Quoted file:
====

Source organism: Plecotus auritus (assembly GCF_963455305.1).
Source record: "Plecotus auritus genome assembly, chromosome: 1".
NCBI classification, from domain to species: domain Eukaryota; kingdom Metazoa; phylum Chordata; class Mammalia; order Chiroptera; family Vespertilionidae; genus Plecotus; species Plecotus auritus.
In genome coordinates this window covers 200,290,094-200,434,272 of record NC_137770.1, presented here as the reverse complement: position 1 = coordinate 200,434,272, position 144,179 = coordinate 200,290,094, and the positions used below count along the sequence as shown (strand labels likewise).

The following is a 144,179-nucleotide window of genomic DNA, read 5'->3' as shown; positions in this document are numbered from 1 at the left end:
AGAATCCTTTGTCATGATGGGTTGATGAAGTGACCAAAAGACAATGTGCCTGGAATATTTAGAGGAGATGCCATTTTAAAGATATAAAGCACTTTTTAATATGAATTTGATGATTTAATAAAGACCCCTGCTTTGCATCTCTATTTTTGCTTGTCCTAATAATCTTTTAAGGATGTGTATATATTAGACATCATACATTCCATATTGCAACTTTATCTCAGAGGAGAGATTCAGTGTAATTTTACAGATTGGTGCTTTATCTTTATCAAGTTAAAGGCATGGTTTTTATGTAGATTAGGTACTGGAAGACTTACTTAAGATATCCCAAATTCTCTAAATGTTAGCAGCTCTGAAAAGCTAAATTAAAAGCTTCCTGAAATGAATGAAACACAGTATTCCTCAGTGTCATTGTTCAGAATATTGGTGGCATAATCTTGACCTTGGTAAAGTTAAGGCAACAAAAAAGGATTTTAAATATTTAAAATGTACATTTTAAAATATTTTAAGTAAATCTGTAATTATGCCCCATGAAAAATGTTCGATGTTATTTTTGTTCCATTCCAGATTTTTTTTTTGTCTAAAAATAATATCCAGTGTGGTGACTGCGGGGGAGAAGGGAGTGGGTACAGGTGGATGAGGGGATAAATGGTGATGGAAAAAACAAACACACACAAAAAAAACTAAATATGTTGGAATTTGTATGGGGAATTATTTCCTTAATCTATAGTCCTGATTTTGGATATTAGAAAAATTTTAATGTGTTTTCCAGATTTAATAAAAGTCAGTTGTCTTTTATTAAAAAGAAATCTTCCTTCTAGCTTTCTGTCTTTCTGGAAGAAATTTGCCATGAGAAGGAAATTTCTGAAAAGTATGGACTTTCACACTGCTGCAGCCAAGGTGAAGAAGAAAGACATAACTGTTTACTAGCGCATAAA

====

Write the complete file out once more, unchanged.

Source organism: Plecotus auritus (assembly GCF_963455305.1).
Source record: "Plecotus auritus genome assembly, chromosome: 1".
NCBI classification, from domain to species: domain Eukaryota; kingdom Metazoa; phylum Chordata; class Mammalia; order Chiroptera; family Vespertilionidae; genus Plecotus; species Plecotus auritus.
In genome coordinates this window covers 200,290,094-200,434,272 of record NC_137770.1, presented here as the reverse complement: position 1 = coordinate 200,434,272, position 144,179 = coordinate 200,290,094, and the positions used below count along the sequence as shown (strand labels likewise).

The following is a 144,179-nucleotide window of genomic DNA, read 5'->3' as shown; positions in this document are numbered from 1 at the left end:
AGAATCCTTTGTCATGATGGGTTGATGAAGTGACCAAAAGACAATGTGCCTGGAATATTTAGAGGAGATGCCATTTTAAAGATATAAAGCACTTTTTAATATGAATTTGATGATTTAATAAAGACCCCTGCTTTGCATCTCTATTTTTGCTTGTCCTAATAATCTTTTAAGGATGTGTATATATTAGACATCATACATTCCATATTGCAACTTTATCTCAGAGGAGAGATTCAGTGTAATTTTACAGATTGGTGCTTTATCTTTATCAAGTTAAAGGCATGGTTTTTATGTAGATTAGGTACTGGAAGACTTACTTAAGATATCCCAAATTCTCTAAATGTTAGCAGCTCTGAAAAGCTAAATTAAAAGCTTCCTGAAATGAATGAAACACAGTATTCCTCAGTGTCATTGTTCAGAATATTGGTGGCATAATCTTGACCTTGGTAAAGTTAAGGCAACAAAAAAGGATTTTAAATATTTAAAATGTACATTTTAAAATATTTTAAGTAAATCTGTAATTATGCCCCATGAAAAATGTTCGATGTTATTTTTGTTCCATTCCAGATTTTTTTTTTGTCTAAAAATAATATCCAGTGTGGTGACTGCGGGGGAGAAGGGAGTGGGTACAGGTGGATGAGGGGATAAATGGTGATGGAAAAAACAAACACACACAAAAAAAACTAAATATGTTGGAATTTGTATGGGGAATTATTTCCTTAATCTATAGTCCTGATTTTGGATATTAGAAAAATTTTAATGTGTTTTCCAGATTTAATAAAAGTCAGTTGTCTTTTATTAAAAAGAAATCTTCCTTCTAGCTTTCTGTCTTTCTGGAAGAAATTTGCCATGAGAAGGAAATTTCTGAAAAGTATGGACTTTCACACTGCTGCAGCCAAGGTGAAGAAGAAAGACATAACTGTTTACTAGCGCATAAA